And then there is the matter of white privilege. African-Americans understand the concept of white privilege because they have to cope with its consequences throughout their lives. Most Caucasian-Americans do not grasp the concept because they swim in the currents of white privilege every day. It is the medium that envelopes them, and they cannot see how it protects them from the same dangers and insecurities faced by their African-American neighbors.
For example, say a white man is out jogging through a largely black neighborhood. This particular neighborhood is undergoing gentrification, by which everyone understands houses owned or rented by mostly poor blacks are being bought up cheaply by better off whites and then inhabited by them. The white jogger is new to the neighborhood, part of an influx of people who can afford nice things, and whose clothes generally reflect their status. But most folks would give this jogger a pass even if he wore old clothes with holes and tears for his exercise. No one in the neighborhood, black or white, suspects the white jogger is up to anything other than jogging.
Carl Reiner and Mel Brooks discuss the origins of some concepts in this clip from a portion of their ever changing 2000 Year Old Man improvisational comedy routine. This 1967 appearance is from the television program The Colgate Comedy Hour. Comedian Dick Shawn introduced them. R.I.P., Carl Reiner (1922-2020).
Now take the same circumstances and flip them 180 degrees, with a black man jogging through a largely white neighborhood. The black man lives in the neighborhood, and thus people don’t consider he has any gentrifying influence, no matter whether the neighborhood is working class or upper middle class. The black jogger wears neither very good nor very bad clothes for his exercise. All other factors being neutral, he’s just a black man out for a run through a white neighborhood. Think about what might happen. The black jogger does, all the time. The white jogger in the other neighborhood, he never has to consider the possibility of something bad happening to him, simply because of who he is. That’s white privilege.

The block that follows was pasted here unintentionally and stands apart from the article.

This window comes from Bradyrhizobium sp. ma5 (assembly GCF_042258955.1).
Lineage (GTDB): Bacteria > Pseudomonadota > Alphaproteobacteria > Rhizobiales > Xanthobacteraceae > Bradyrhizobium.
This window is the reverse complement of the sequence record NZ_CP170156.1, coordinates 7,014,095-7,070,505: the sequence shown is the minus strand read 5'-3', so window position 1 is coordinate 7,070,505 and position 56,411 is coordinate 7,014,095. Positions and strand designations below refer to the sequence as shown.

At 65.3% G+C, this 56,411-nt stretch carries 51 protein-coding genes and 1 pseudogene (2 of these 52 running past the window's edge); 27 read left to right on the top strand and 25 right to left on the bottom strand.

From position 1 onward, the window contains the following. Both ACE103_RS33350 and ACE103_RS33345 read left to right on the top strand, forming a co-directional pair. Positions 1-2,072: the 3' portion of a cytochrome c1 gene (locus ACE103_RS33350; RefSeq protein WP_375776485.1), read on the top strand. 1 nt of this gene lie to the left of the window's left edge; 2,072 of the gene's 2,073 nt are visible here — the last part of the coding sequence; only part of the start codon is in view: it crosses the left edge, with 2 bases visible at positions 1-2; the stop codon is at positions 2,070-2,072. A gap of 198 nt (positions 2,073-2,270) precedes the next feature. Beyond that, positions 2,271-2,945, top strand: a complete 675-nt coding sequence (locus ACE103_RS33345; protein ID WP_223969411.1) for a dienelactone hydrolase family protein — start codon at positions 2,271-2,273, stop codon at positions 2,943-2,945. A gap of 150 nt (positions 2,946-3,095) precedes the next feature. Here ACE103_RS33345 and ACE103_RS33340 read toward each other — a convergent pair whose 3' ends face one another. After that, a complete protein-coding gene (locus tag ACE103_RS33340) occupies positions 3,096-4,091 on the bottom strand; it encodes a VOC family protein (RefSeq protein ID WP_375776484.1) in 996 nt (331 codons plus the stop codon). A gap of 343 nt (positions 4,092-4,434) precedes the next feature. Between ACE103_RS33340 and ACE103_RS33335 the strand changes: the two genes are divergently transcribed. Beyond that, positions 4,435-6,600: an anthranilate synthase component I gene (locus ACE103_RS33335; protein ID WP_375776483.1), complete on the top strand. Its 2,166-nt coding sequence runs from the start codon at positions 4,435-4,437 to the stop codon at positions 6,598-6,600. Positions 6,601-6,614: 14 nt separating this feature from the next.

Technology for helping people sleep appears to be a booming business, with everything from machines that mimic ocean wave sounds to sensors built into mattresses to adjust the sleeping experience for maximum comfort. Technology also is ushered out of the bedroom, in the form of light temperature filters for smartphones and electronic tablets. Sleep difficulties, especially for older people, are nothing to be taken lightly since lack of sleep or poor quality sleep can lead to all sorts of problems in the larger society, some of them dangerous, like driving a motor vehicle while deprived of good sleep.
One of the factors often ignored in discussions of sleep is how the natural sleep cycle of our species appears to broken up into two, and often three periods. The natural cycle seems to drop into the background during most of maturity for many people, giving rise to the common illusion that eight hours of continuous sleep from late evening through the night to early morning is the norm. Nothing could be further from the truth. The true sleep pattern for our species makes itself known in youth and in old age, when work schedules are less demanding. The young and the old typically sleep several hours from evening into the night, then are up for an hour, maybe more, and then back to sleep from late night into the morning. They also often partake of a midday nap.
Asleep, a 1904 painting by Rupert Bunny (1864-1947).
The introduction of widely available electric lighting in the late nineteenth and early twentieth centuries played a part in resetting humanity’s internal clock, particularly for those living in industrial societies originating from northern Europe. Southern European societies retained a more relaxed rhythm and honored the tradition of the siesta, or midday relaxation. But in industrialized England and America the norm became 12 to 16 hours of work during all of daylight and into twilight at both ends of the day, followed by 8 to 12 hours of some sort of relaxation and sleep at home before getting back at it the next day. Sleep had to be concentrated in those hours, or foregone. Sleep at home when you got the slim chance, or fall asleep at the wheel of some dangerously unprotected machinery, risking death, maiming, or at the very least loss of employment.